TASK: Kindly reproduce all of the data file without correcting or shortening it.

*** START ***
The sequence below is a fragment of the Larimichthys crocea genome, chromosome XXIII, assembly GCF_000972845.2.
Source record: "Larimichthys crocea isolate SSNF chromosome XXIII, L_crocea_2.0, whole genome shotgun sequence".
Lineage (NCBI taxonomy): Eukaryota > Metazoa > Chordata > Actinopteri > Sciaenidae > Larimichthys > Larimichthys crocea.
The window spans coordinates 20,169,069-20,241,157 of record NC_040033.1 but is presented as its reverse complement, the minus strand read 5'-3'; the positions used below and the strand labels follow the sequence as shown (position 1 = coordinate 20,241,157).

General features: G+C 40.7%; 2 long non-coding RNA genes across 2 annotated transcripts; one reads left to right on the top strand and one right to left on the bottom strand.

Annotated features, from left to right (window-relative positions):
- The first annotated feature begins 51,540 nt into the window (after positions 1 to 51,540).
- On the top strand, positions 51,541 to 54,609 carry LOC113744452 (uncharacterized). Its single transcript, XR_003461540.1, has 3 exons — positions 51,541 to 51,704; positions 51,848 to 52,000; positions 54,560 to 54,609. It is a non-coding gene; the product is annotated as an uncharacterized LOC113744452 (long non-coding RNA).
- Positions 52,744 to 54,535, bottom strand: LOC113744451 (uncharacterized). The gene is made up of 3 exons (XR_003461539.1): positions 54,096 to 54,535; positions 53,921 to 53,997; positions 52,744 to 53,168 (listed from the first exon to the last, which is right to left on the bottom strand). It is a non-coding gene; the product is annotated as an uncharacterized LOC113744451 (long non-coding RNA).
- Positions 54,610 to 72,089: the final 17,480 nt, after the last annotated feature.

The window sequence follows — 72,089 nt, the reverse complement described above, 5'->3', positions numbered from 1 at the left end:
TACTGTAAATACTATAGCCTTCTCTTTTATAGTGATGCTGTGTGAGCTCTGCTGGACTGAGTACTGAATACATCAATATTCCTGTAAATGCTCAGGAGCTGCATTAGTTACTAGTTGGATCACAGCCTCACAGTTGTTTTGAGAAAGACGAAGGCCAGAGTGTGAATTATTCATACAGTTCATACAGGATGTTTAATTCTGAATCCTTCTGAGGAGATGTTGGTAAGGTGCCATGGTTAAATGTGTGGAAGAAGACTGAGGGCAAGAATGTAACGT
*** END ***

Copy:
The sequence below is a fragment of the Larimichthys crocea genome, chromosome XXIII, assembly GCF_000972845.2.
Source record: "Larimichthys crocea isolate SSNF chromosome XXIII, L_crocea_2.0, whole genome shotgun sequence".
Lineage (NCBI taxonomy): Eukaryota > Metazoa > Chordata > Actinopteri > Sciaenidae > Larimichthys > Larimichthys crocea.
The window spans coordinates 20,169,069-20,241,157 of record NC_040033.1 but is presented as its reverse complement, the minus strand read 5'-3'; the positions used below and the strand labels follow the sequence as shown (position 1 = coordinate 20,241,157).

General features: G+C 40.7%; 2 long non-coding RNA genes across 2 annotated transcripts; one reads left to right on the top strand and one right to left on the bottom strand.

Annotated features, from left to right (window-relative positions):
- The first annotated feature begins 51,540 nt into the window (after positions 1 to 51,540).
- On the top strand, positions 51,541 to 54,609 carry LOC113744452 (uncharacterized). Its single transcript, XR_003461540.1, has 3 exons — positions 51,541 to 51,704; positions 51,848 to 52,000; positions 54,560 to 54,609. It is a non-coding gene; the product is annotated as an uncharacterized LOC113744452 (long non-coding RNA).
- Positions 52,744 to 54,535, bottom strand: LOC113744451 (uncharacterized). The gene is made up of 3 exons (XR_003461539.1): positions 54,096 to 54,535; positions 53,921 to 53,997; positions 52,744 to 53,168 (listed from the first exon to the last, which is right to left on the bottom strand). It is a non-coding gene; the product is annotated as an uncharacterized LOC113744451 (long non-coding RNA).
- Positions 54,610 to 72,089: the final 17,480 nt, after the last annotated feature.

The window sequence follows — 72,089 nt, the reverse complement described above, 5'->3', positions numbered from 1 at the left end:
TACTGTAAATACTATAGCCTTCTCTTTTATAGTGATGCTGTGTGAGCTCTGCTGGACTGAGTACTGAATACATCAATATTCCTGTAAATGCTCAGGAGCTGCATTAGTTACTAGTTGGATCACAGCCTCACAGTTGTTTTGAGAAAGACGAAGGCCAGAGTGTGAATTATTCATACAGTTCATACAGGATGTTTAATTCTGAATCCTTCTGAGGAGATGTTGGTAAGGTGCCATGGTTAAATGTGTGGAAGAAGACTGAGGGCAAGAATGTAACGT